This is a Drupalised version of Jive's Deirdre Walsh's blog post entitled "What LEGO taught me about Community Building".
Like most kids, I loved LEGO. I would spend hours building everything from spaceships to crazy robots (true story).
As an adult, building a community has that same sense of awesomeness.
Here is a list of the top 7 things LEGO taught me about building a quality community.
Accessibility. You can find LEGO building blocks anywhere (especially in the cup holders in my car). Social business needs to be the same. A strong community should span internally and externally, across departments, geographies, and devices.
Usability. Unlike Ikea furniture, anybody can pick up a few LEGO blocks, stick them together, and build something amazing. A good community should make it easy for members to go from a newbie to expert in record time, with engaging tutorials and introductory tours.
Fun. LEGO allows people spend hours being creative. Communities should engage users. Every week Drupal events are held which help make this a reality.
Beneficial. LEGOs are more than just an entertaining toy. By playing with LEGOs, kids learn things like simple mechanics. The same should ring true for your community - members should learn through building and sharing. Community members should be free to run, study, redistribute, modify and copy the code.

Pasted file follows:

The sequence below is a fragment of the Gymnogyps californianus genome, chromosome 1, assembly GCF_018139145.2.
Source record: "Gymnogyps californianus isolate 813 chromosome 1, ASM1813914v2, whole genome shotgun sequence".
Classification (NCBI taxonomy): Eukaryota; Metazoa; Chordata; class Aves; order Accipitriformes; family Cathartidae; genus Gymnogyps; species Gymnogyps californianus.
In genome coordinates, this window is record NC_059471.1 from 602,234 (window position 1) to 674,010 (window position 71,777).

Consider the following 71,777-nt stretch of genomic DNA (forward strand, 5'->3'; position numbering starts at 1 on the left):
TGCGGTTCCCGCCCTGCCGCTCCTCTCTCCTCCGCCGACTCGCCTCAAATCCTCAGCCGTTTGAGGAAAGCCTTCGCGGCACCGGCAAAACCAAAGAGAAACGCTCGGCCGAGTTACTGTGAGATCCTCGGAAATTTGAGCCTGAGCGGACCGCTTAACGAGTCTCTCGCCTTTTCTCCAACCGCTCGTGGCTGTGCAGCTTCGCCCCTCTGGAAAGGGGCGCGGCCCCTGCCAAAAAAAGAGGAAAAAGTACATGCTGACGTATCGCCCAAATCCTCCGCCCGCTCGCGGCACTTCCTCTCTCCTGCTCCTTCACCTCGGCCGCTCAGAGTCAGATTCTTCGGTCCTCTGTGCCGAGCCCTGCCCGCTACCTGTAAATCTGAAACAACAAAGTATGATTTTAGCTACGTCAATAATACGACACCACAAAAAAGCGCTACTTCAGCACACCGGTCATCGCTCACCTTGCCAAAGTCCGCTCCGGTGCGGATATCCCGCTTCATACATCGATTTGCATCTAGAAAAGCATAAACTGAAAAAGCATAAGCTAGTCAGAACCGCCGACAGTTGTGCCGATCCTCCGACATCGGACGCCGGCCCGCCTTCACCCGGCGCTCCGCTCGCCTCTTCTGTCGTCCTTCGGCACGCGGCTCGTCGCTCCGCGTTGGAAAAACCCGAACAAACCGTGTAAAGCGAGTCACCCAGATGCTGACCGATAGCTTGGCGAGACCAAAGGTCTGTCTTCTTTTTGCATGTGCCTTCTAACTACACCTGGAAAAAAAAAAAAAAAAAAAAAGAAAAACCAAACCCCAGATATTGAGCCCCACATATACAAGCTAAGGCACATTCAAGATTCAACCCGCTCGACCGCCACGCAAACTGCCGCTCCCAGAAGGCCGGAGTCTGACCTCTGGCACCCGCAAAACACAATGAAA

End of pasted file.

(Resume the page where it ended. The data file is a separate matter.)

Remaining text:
Next Generational. LEGO has evolved its product offerings. When I had more free time I used to play around with LEGO Mindstorms NXT. This flavor of LEGO allows you to build and program robots - a far advancement from the standard building blocks. A good community will also adopt next-generation technologies, such as enterprise applications, deep webservices integration, html5 and responsive design.
Versatile. By buying a single set of LEGOs you can make several different creations. One day, you'll build a log cabin and the next day a castle. Building a community is similar. With an investment in one strong social business platform, like Drupal, you can build a variety of vibrant communities for areas like customer support, sales and marketing, social intranet, etc.
Leader. Most boxes of LEGOs comes with one of those cool little, plastic people. Like those minifigs, it's key to have a community manager, who can serve as the front-person. Altimeter Research’s Jeremiah Owyang studied community manager job descriptions from 16 different organizations and found four key elements: community advocacy, brand evangelism, savvy communication skills and editorial planning, and liaising between internal decision makers and community members. In the Drupal community we don't need to link to LinkedIn profiles of people who inspire us. All the cool people have accounts on drupal.org - including Dries.
While building a community might not feel like child's play, just remember that it can be fun and the hard work will pay off in the end. Communities are real things that involve people, they are more than a website built using a CMS. As an example look at recent DrupalCons or BADCamp.
Now, if I can only get belly to be as flat as a LEGO minifig's....